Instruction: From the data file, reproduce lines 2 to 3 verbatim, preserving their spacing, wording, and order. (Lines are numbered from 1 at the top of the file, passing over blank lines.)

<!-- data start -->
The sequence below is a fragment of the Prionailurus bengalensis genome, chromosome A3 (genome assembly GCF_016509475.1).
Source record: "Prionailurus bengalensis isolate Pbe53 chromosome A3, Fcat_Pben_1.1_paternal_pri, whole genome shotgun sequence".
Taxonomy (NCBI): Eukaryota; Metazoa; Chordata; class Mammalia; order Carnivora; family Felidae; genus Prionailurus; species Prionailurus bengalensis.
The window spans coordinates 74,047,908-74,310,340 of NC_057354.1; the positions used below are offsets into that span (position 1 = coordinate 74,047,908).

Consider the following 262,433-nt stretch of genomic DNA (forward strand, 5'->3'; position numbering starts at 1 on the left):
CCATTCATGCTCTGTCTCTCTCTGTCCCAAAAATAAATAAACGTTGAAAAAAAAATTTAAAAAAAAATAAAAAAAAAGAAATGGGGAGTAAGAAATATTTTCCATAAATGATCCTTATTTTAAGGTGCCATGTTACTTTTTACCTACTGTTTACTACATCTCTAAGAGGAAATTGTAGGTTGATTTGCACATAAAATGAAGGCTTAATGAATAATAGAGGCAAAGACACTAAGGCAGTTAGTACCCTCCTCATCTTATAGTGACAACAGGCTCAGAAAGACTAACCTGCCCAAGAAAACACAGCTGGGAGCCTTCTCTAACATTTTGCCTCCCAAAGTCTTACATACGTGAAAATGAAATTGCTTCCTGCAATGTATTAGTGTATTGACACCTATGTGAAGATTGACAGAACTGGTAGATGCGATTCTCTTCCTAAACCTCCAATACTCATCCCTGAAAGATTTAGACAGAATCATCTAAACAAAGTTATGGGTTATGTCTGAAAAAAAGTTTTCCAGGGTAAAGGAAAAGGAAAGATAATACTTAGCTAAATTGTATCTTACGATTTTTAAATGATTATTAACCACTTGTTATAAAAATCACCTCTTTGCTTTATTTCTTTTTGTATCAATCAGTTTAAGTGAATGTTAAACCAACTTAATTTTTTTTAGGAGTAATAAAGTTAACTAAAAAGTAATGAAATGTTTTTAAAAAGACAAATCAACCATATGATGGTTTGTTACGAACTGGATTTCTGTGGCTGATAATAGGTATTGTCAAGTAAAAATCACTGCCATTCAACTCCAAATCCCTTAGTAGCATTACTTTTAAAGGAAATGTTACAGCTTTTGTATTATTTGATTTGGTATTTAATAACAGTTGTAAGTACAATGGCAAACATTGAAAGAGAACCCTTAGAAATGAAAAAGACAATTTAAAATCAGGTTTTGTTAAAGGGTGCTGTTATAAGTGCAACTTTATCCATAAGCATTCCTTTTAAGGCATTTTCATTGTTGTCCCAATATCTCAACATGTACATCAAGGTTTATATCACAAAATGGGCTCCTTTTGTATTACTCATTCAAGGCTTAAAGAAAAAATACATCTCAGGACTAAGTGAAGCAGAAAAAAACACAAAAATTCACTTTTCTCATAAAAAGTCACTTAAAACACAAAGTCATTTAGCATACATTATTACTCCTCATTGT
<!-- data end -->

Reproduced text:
Source record: "Prionailurus bengalensis isolate Pbe53 chromosome A3, Fcat_Pben_1.1_paternal_pri, whole genome shotgun sequence".
Taxonomy (NCBI): Eukaryota; Metazoa; Chordata; class Mammalia; order Carnivora; family Felidae; genus Prionailurus; species Prionailurus bengalensis.